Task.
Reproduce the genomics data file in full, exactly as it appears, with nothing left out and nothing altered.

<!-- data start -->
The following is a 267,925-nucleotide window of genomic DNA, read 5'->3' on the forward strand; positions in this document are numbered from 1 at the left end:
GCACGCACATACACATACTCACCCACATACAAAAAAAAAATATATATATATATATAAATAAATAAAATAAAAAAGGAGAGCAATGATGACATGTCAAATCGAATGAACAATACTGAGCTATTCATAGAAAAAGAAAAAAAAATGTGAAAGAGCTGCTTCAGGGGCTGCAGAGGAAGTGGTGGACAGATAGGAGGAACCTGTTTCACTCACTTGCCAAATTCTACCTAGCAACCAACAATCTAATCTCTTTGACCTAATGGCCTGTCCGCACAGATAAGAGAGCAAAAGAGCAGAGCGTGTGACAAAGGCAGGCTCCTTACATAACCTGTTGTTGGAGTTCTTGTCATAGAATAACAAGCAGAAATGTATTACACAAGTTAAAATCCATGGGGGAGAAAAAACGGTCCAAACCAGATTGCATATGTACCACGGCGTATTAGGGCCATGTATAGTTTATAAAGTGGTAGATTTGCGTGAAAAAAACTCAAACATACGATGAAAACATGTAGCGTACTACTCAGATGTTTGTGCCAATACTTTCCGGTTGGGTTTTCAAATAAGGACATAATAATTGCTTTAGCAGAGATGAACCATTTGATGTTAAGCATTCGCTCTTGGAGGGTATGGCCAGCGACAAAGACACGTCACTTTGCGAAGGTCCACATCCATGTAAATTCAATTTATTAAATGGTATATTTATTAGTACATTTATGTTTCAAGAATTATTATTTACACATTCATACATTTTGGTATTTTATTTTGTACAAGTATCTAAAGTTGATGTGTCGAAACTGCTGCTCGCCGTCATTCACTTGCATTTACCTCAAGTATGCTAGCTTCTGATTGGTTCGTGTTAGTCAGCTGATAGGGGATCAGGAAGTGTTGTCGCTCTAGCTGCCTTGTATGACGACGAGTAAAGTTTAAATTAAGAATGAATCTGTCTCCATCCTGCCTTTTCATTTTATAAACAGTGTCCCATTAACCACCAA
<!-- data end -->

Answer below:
The following is a 267,925-nucleotide window of genomic DNA, read 5'->3' on the forward strand; positions in this document are numbered from 1 at the left end:
GCACGCACATACACATACTCACCCACATACAAAAAAAAAATATATATATATATATAAATAAATAAAATAAAAAAGGAGAGCAATGATGACATGTCAAATCGAATGAACAATACTGAGCTATTCATAGAAAAAGAAAAAAAAATGTGAAAGAGCTGCTTCAGGGGCTGCAGAGGAAGTGGTGGACAGATAGGAGGAACCTGTTTCACTCACTTGCCAAATTCTACCTAGCAACCAACAATCTAATCTCTTTGACCTAATGGCCTGTCCGCACAGATAAGAGAGCAAAAGAGCAGAGCGTGTGACAAAGGCAGGCTCCTTACATAACCTGTTGTTGGAGTTCTTGTCATAGAATAACAAGCAGAAATGTATTACACAAGTTAAAATCCATGGGGGAGAAAAAACGGTCCAAACCAGATTGCATATGTACCACGGCGTATTAGGGCCATGTATAGTTTATAAAGTGGTAGATTTGCGTGAAAAAAACTCAAACATACGATGAAAACATGTAGCGTACTACTCAGATGTTTGTGCCAATACTTTCCGGTTGGGTTTTCAAATAAGGACATAATAATTGCTTTAGCAGAGATGAACCATTTGATGTTAAGCATTCGCTCTTGGAGGGTATGGCCAGCGACAAAGACACGTCACTTTGCGAAGGTCCACATCCATGTAAATTCAATTTATTAAATGGTATATTTATTAGTACATTTATGTTTCAAGAATTATTATTTACACATTCATACATTTTGGTATTTTATTTTGTACAAGTATCTAAAGTTGATGTGTCGAAACTGCTGCTCGCCGTCATTCACTTGCATTTACCTCAAGTATGCTAGCTTCTGATTGGTTCGTGTTAGTCAGCTGATAGGGGATCAGGAAGTGTTGTCGCTCTAGCTGCCTTGTATGACGACGAGTAAAGTTTAAATTAAGAATGAATCTGTCTCCATCCTGCCTTTTCATTTTATAAACAGTGTCCCATTAACCACCAA